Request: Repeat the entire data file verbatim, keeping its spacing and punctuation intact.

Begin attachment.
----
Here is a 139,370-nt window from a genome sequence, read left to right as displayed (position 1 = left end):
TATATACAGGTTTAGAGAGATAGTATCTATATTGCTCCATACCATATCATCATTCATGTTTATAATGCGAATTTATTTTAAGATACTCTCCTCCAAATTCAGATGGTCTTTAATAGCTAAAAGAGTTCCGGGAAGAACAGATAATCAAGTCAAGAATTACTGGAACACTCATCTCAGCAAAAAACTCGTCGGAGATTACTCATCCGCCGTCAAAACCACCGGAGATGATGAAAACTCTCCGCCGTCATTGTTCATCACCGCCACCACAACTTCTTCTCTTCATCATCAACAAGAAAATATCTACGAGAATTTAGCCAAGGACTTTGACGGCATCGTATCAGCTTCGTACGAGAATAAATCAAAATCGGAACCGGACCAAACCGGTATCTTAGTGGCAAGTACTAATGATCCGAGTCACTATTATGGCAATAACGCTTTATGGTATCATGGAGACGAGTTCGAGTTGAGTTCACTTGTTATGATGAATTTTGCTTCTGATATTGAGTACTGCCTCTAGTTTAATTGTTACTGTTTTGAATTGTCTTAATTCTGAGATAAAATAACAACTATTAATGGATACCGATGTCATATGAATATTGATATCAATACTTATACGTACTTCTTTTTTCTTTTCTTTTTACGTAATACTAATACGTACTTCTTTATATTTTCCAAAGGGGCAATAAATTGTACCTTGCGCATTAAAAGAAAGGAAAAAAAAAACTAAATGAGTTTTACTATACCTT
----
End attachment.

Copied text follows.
Here is a 139,370-nt window from a genome sequence, read left to right as displayed (position 1 = left end):
TATATACAGGTTTAGAGAGATAGTATCTATATTGCTCCATACCATATCATCATTCATGTTTATAATGCGAATTTATTTTAAGATACTCTCCTCCAAATTCAGATGGTCTTTAATAGCTAAAAGAGTTCCGGGAAGAACAGATAATCAAGTCAAGAATTACTGGAACACTCATCTCAGCAAAAAACTCGTCGGAGATTACTCATCCGCCGTCAAAACCACCGGAGATGATGAAAACTCTCCGCCGTCATTGTTCATCACCGCCACCACAACTTCTTCTCTTCATCATCAACAAGAAAATATCTACGAGAATTTAGCCAAGGACTTTGACGGCATCGTATCAGCTTCGTACGAGAATAAATCAAAATCGGAACCGGACCAAACCGGTATCTTAGTGGCAAGTACTAATGATCCGAGTCACTATTATGGCAATAACGCTTTATGGTATCATGGAGACGAGTTCGAGTTGAGTTCACTTGTTATGATGAATTTTGCTTCTGATATTGAGTACTGCCTCTAGTTTAATTGTTACTGTTTTGAATTGTCTTAATTCTGAGATAAAATAACAACTATTAATGGATACCGATGTCATATGAATATTGATATCAATACTTATACGTACTTCTTTTTTCTTTTCTTTTTACGTAATACTAATACGTACTTCTTTATATTTTCCAAAGGGGCAATAAATTGTACCTTGCGCATTAAAAGAAAGGAAAAAAAAAACTAAATGAGTTTTACTATACCTT